|Kourion, Cyprus. Mosaic from the house of Eustolios.|
Source: Lapost. CC.
Wednesday, January 4, 2012
Comments Submitted to CPAC in Cyprus and Peru MoU Extension Requests
A sampling of the comments submitted in support of Peru’s request were published in a prior post. Comments regarding the Cypriot request appear below.
Writing in support of Cyprus’ request for an extension of the MoU, Professor A. Bernard Knapp, Honorary Research Fellow at the Cyprus American Archaeological Research Institute remarked:
“As a retired archaeologist . . . I am keenly aware of the importance of this MoU, which prevents archaeological objects from categories described in the Designated List from enter the US unless they have an export permit issued by the Government of the Republic Cyprus, or documentation that they left Cyprus prior to the effective date of the restriction. In my view, this MoU represents one of the most important documents protecting a country’s indigenous cultural heritage that the US has ever approved; it is an extremely significant tool in Cyprus’s efforts to prevent and combat the looting of its cultural heritage and the illicit trafficking of Cypriot antiquities to the United States, which has one of largest art markets for such antiquities in the world.”
“Signed originally in 2002, amended in 2006 to include Byzantine Period Ecclesiastical and Ritual Ethnological Materials, and renewed in 2007 to include Cypriot coins (end of 6th century BC to AD 235, the Government of the Republic of Cyprus now requests another amendment, to include Ecclesiastical and Ritual Ethnological Materials representing the post-Byzantine period dating up to AD 1850. They do so in order to assure a coherent legal framework in line with the Cyprus’s Antiquities Law. This request is based on numerous recent cases involving the illicit trafficking of ecclesiastical and ritual ethnological material that dates later than AD 1500.”
Elizabeth Bartman, President of the Archaeological Institute of America, also wrote in support of the MoU renewal:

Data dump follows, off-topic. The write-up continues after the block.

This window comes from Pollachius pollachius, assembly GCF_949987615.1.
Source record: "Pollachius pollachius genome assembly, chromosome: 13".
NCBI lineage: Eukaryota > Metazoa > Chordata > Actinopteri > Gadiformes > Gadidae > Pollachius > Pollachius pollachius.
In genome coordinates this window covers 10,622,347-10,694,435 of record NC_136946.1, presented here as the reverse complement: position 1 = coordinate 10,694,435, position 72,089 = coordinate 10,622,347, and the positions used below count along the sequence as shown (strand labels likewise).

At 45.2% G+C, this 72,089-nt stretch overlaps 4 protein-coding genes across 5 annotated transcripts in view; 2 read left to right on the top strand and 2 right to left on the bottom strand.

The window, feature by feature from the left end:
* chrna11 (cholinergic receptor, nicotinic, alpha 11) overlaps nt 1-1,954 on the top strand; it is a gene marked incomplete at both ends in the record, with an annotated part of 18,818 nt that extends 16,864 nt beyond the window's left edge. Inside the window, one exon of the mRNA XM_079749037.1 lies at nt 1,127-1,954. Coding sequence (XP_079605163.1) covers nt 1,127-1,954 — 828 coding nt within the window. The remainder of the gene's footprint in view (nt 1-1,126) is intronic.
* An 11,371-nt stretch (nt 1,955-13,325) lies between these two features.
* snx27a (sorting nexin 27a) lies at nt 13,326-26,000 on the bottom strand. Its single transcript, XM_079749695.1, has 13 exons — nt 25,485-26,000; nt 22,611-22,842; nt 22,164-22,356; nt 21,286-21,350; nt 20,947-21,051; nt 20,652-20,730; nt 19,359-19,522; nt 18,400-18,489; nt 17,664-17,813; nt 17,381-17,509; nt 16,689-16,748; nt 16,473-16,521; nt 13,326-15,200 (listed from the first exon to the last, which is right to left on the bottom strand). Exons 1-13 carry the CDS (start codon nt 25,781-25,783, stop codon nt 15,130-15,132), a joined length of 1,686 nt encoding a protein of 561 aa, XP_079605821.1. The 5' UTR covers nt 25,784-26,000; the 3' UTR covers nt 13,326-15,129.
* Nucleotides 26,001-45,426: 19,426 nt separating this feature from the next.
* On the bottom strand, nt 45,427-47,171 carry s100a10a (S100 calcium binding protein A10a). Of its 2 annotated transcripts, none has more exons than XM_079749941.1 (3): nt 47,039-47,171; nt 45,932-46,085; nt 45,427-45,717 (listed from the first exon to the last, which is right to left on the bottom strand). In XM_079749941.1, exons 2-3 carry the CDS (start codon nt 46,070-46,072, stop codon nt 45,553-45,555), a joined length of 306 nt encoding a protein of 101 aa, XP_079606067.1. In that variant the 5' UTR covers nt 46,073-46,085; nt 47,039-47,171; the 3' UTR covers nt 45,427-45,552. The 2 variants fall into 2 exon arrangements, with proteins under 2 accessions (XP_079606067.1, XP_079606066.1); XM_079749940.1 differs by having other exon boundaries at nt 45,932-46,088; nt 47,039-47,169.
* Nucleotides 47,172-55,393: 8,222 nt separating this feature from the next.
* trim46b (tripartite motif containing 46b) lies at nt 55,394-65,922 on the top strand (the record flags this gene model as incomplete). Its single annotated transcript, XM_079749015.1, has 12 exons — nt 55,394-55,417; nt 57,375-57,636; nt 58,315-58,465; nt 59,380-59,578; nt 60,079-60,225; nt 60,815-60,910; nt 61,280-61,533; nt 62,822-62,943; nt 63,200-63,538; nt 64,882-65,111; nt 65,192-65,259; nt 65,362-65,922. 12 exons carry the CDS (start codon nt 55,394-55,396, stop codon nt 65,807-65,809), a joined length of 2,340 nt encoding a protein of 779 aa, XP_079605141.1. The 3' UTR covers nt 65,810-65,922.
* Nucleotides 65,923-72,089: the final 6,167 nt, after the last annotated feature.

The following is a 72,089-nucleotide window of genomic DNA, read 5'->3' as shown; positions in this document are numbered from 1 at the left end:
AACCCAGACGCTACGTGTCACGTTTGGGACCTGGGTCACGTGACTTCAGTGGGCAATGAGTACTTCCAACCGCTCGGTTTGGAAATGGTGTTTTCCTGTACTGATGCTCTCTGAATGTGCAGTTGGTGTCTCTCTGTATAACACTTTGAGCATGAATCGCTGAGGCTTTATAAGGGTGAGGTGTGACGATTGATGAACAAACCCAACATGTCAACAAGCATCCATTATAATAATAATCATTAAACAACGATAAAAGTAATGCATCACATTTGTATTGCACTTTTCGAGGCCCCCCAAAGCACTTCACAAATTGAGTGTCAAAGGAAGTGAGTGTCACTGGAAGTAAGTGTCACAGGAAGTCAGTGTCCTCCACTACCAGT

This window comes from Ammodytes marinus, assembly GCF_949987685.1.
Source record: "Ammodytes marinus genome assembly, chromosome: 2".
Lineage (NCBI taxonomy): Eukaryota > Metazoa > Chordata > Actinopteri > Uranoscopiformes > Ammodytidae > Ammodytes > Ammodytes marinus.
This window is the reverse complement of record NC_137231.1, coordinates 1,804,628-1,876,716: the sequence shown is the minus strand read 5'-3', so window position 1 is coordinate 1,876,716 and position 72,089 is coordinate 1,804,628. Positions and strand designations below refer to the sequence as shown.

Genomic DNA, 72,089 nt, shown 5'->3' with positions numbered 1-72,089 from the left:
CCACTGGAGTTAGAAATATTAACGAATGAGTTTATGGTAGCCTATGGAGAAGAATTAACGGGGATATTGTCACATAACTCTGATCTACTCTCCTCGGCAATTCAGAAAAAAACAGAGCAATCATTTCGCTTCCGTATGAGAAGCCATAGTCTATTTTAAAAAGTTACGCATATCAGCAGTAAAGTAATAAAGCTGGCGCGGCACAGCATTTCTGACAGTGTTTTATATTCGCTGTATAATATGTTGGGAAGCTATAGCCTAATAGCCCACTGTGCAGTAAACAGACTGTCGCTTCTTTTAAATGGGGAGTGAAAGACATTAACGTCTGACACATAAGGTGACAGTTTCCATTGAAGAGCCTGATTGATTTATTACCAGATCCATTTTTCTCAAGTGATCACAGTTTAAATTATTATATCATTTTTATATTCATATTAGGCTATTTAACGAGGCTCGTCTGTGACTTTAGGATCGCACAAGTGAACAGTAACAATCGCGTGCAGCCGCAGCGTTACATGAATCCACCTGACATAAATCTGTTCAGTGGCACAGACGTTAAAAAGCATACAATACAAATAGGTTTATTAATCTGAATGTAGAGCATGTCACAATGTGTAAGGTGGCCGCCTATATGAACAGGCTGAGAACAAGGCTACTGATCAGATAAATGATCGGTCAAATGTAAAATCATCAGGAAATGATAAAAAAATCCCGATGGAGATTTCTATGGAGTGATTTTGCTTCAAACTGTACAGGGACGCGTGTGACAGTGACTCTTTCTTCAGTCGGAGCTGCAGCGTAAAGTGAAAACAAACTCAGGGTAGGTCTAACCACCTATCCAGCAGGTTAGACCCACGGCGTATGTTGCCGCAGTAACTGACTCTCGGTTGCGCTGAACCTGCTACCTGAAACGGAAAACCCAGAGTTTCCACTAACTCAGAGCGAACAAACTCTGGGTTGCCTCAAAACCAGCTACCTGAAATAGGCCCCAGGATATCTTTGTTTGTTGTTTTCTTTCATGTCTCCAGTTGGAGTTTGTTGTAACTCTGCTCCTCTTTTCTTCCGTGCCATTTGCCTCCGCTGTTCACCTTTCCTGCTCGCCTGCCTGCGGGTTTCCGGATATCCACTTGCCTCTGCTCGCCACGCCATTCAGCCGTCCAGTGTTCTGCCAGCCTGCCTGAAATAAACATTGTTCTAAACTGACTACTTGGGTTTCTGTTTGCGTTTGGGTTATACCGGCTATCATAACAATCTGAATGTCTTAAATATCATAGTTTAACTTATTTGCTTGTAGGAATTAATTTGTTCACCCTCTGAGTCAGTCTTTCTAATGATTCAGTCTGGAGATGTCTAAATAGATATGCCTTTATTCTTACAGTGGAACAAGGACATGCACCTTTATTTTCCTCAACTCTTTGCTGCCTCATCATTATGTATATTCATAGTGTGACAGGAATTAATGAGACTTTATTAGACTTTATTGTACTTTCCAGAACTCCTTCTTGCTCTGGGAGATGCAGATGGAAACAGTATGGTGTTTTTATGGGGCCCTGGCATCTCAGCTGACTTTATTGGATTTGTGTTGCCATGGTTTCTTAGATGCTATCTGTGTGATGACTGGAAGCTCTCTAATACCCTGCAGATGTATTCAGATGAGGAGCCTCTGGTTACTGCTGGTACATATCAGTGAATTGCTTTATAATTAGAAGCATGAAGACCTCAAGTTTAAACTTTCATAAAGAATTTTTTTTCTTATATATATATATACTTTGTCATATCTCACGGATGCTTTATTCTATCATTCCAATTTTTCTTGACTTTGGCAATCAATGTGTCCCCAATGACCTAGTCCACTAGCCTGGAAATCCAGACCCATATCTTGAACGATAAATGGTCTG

“The archaeological evidence from such Bronze Age towns as Kourion [in Cyprus] attest to an active trade and a high level of technical production of ceramics, metal, and stone sculpture. Unfortunately, many of these distinctive artifacts are much prized by collectors today; the ravaging of the island after the Turkish invasion in 1974 has long been recognized, but looting continues today with loose controls in the northern zone permitting the export of both archaeological and ecclesiastical material. Because of their random findspots and portability, coins are especially vulnerable to looting and so deserve protection under the Memorandum.”
The comments opposing Cyprus’ request came from the ancient coin collecting community, which does not favor the inclusion of coins in any import protections. For example, Philip Griest wrote:
“Coins and modern paper money have always been fluid currency. The exchange of money for goods and services internally and internationally has exsited since ancient times. To now require that a specific coin be repatriated because of it's artistic worth seems illogical if not illegal. The money belongs to the person that earned it and then, when spent, to the person who traded for it; no matter goods, services or an exchange of currency. To return such items to the nation that minted the coin is to restrict trade and create an illegal market for the coin. What else can be done to these thousands or hundred (sic) of thousands of coins and artifacts. They can't all end up in museums. Has comman (sic) sense ceased to exist in our nation.”
And Glenn Saylor, Jr. wrote:
“I am against import restrictions of Cypriot coins into the United States. There are a large number of collectors of these coins in the United States. We carefully conserve these coins for future generations, and share our knowledge about these coins with not only our fellow collectors, but also the general public. Most of these coins are common, so Cyprus should have little diificulty obtaining needed examples for their museums. Since these coins are so common, it is hard to establish their providence. The net effect is that these common coins will not be allowed import into the United States. All rebutable (sic) coin dealers and collectors are against the looting of archaeological sites. However, I believe other methods can be used to address this issue. For instance in Great Britian (sic), the Government has the first right to buy new coin finds at market price. If this policy was implimented (sic) in Cyprus, their Government would have the first opportunity to purchase any rare coins that were found.”